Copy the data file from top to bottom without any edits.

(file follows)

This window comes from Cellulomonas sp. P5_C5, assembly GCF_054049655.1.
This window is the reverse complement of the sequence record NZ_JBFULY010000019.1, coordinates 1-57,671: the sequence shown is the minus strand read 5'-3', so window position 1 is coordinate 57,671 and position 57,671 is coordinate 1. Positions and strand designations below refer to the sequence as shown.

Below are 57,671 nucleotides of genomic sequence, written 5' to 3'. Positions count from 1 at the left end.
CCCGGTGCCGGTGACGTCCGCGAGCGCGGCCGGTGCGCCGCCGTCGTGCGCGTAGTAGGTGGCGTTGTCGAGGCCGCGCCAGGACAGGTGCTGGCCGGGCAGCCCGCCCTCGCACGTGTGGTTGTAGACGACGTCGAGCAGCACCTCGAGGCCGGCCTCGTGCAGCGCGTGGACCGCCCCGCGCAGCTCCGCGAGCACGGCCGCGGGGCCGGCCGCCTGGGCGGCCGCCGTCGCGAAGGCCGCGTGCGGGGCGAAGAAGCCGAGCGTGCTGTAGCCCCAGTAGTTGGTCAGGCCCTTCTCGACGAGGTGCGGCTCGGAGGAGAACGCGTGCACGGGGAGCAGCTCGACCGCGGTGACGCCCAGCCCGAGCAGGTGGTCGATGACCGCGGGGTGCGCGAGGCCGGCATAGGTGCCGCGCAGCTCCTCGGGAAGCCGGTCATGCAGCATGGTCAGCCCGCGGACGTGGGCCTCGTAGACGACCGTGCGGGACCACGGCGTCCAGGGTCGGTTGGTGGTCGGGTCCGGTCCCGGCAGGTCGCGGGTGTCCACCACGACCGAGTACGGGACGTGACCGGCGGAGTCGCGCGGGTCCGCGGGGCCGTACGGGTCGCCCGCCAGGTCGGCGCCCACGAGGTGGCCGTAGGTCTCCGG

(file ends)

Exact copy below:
This window comes from Cellulomonas sp. P5_C5, assembly GCF_054049655.1.
This window is the reverse complement of the sequence record NZ_JBFULY010000019.1, coordinates 1-57,671: the sequence shown is the minus strand read 5'-3', so window position 1 is coordinate 57,671 and position 57,671 is coordinate 1. Positions and strand designations below refer to the sequence as shown.

Below are 57,671 nucleotides of genomic sequence, written 5' to 3'. Positions count from 1 at the left end.
CCCGGTGCCGGTGACGTCCGCGAGCGCGGCCGGTGCGCCGCCGTCGTGCGCGTAGTAGGTGGCGTTGTCGAGGCCGCGCCAGGACAGGTGCTGGCCGGGCAGCCCGCCCTCGCACGTGTGGTTGTAGACGACGTCGAGCAGCACCTCGAGGCCGGCCTCGTGCAGCGCGTGGACCGCCCCGCGCAGCTCCGCGAGCACGGCCGCGGGGCCGGCCGCCTGGGCGGCCGCCGTCGCGAAGGCCGCGTGCGGGGCGAAGAAGCCGAGCGTGCTGTAGCCCCAGTAGTTGGTCAGGCCCTTCTCGACGAGGTGCGGCTCGGAGGAGAACGCGTGCACGGGGAGCAGCTCGACCGCGGTGACGCCCAGCCCGAGCAGGTGGTCGATGACCGCGGGGTGCGCGAGGCCGGCATAGGTGCCGCGCAGCTCCTCGGGAAGCCGGTCATGCAGCATGGTCAGCCCGCGGACGTGGGCCTCGTAGACGACCGTGCGGGACCACGGCGTCCAGGGTCGGTTGGTGGTCGGGTCCGGTCCCGGCAGGTCGCGGGTGTCCACCACGACCGAGTACGGGACGTGACCGGCGGAGTCGCGCGGGTCCGCGGGGCCGTACGGGTCGCCCGCCAGGTCGGCGCCCACGAGGTGGCCGTAGGTCTCCGG